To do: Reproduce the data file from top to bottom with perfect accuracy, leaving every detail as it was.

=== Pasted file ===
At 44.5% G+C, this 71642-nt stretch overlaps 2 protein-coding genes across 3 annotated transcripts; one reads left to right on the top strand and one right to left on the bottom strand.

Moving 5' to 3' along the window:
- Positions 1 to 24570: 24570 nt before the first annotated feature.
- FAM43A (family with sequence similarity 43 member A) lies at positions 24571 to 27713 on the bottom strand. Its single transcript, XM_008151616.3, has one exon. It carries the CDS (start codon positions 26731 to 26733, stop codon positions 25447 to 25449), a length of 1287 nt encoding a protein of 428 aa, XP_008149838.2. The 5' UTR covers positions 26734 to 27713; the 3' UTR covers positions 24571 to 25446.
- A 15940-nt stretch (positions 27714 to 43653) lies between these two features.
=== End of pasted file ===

At 44.5% G+C, this 71642-nt stretch overlaps 2 protein-coding genes across 3 annotated transcripts; one reads left to right on the top strand and one right to left on the bottom strand.

Moving 5' to 3' along the window:
- Positions 1 to 24570: 24570 nt before the first annotated feature.
- FAM43A (family with sequence similarity 43 member A) lies at positions 24571 to 27713 on the bottom strand. Its single transcript, XM_008151616.3, has one exon. It carries the CDS (start codon positions 26731 to 26733, stop codon positions 25447 to 25449), a length of 1287 nt encoding a protein of 428 aa, XP_008149838.2. The 5' UTR covers positions 26734 to 27713; the 3' UTR covers positions 24571 to 25446.
- A 15940-nt stretch (positions 27714 to 43653) lies between these two features.